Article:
The website of the Purpose Defence Coalition was more clear about its role as a cheerleader for arms companies, saying: “We work to demonstrate the positive impact of the UK defence sector and the opportunities investing in the sector provides.”

That webpage was changed last week. In its place is a message saying: “The Purpose Defence Coalition was a “one off project” led by Lord Walney in 2023 to host a “Solidarity for Ukraine event.” Was it really just a solidarity event though? In a writeup by Italian arms giant Leonardo, which sponsored the event, Woodcock said that the war in Ukraine had “rightly” prompted investors who had been put off by ethical investment guidelines to “look again at the sector”.

Some of Woodcock’s recommendations raise an eyebrow in light of his arms industry connections – in particular, his recommendation that the government “consider ways to ensure increased resilience of supply for defence manufacturers and energy providers whose operations are being disrupted by illegal protest.”

But it would be wrong to suggest that this is purely about conflicts of interest. We can assume Woodcock – a former Labour MP from the right of the party – actually believes in what he has written. He thinks that protests that threaten his clients are a threat to democracy. That’s not a contradiction, it’s just congenial. And anyone who disagrees is on a slippery slope to extremism.

As an example, he offers Youth Demand – an offshoot of Just Stop Oil – which campaigns for an end to oil and gas drilling and an arms embargo on Israel, and which sprayed the Labour party’s headquarters with paint in April. Woodcock writes that these “hybrid causes”, support his view that “far from being single-issue groups there is common ideological ground – and shared personnel – between so-called progressive social movements within the far left subculture in the UK.”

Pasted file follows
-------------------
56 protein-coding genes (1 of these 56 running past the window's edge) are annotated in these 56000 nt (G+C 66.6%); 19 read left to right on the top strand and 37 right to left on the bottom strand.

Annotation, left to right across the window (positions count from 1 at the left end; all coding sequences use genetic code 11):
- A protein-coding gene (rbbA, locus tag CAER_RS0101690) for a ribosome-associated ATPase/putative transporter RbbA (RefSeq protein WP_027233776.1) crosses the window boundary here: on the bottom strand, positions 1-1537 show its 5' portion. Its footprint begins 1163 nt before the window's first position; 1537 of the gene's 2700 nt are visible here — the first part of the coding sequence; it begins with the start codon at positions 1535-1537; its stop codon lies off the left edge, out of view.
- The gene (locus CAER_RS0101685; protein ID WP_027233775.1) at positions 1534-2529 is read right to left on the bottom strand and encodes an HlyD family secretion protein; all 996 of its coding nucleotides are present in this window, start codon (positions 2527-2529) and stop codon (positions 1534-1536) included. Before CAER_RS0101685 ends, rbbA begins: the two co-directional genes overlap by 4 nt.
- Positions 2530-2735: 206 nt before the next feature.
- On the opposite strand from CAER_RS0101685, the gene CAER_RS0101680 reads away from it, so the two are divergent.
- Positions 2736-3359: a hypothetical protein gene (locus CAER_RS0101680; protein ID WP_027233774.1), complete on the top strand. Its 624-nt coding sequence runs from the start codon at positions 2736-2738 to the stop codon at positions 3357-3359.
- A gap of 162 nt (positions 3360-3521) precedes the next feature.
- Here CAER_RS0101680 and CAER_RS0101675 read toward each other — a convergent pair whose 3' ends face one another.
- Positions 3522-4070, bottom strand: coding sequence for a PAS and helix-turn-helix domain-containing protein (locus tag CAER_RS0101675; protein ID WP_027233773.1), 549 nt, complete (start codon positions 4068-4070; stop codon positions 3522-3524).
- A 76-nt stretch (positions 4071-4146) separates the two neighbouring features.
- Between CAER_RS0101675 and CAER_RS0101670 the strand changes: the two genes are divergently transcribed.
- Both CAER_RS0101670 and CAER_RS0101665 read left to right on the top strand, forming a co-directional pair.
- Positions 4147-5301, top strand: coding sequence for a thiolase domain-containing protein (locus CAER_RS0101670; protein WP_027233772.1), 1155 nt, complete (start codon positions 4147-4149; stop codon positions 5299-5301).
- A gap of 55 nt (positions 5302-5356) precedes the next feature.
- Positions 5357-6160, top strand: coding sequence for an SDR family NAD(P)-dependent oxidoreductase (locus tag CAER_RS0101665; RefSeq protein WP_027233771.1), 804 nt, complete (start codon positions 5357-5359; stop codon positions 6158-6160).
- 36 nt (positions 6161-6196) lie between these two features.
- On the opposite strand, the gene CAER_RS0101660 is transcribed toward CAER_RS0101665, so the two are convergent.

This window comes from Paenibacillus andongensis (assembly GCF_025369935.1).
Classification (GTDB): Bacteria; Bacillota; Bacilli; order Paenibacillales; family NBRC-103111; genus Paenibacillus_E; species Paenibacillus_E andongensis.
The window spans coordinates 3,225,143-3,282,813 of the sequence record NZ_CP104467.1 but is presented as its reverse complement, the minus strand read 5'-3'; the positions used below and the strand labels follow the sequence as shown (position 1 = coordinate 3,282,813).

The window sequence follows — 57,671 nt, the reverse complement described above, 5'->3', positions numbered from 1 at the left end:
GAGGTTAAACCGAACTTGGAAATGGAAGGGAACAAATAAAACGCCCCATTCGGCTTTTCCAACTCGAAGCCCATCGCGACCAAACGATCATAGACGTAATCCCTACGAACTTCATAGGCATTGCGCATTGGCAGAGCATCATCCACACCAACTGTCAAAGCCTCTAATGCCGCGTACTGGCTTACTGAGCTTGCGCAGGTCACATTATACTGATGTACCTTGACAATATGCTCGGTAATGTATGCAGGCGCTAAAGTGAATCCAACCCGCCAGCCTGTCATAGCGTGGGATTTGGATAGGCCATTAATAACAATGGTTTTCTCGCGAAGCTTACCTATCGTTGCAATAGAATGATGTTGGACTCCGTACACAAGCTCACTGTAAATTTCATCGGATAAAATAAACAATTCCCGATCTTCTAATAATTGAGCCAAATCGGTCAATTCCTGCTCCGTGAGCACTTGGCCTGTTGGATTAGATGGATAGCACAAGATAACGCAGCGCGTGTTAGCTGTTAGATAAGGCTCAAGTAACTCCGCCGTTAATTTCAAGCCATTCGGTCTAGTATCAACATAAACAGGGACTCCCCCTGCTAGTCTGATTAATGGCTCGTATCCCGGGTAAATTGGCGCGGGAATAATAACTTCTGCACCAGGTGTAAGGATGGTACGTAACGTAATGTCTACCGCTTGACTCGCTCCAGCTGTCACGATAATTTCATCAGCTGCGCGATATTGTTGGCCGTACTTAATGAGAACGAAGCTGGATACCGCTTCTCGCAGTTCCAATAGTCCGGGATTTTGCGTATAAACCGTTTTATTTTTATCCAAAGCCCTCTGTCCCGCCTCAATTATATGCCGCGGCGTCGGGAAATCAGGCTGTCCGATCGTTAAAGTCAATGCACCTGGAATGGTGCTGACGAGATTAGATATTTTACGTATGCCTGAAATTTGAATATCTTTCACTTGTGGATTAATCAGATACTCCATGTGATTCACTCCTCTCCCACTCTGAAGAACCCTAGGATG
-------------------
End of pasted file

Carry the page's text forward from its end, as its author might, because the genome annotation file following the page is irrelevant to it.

That’s weird, because Woodcock spoke about the paint incident in an appearance on GB News when it happened just six weeks ago. There, he said that environmentalists taking action for Gaza “shows a level of cynicism” because climate activists “have not been getting the publicity that they hope that it would because of the dominance of the Gaza protests”.

So which is it? Cynical attention-seeking from single issue opportunists or a sinister ideological bond between hardline subversives? Surely Woodcock doesn’t just say whatever makes leftwing protesters sound bad?

It’s tempting to think that Woodcock is so compromised that nobody will take him seriously, and that none of this will get implemented anyway. But he will find ideological allies in the government, whoever wins the election. On the News Agents, Woodcock said he had spoken to “senior Labour people”, including “Keir’s team” and shadow home secretary Yvette Cooper, and that the conversations had been “really encouraging”. The anti-democratic crackdown on protest could continue into the next government.

Simon Childs is a commissioning editor and reporter for Novara Media.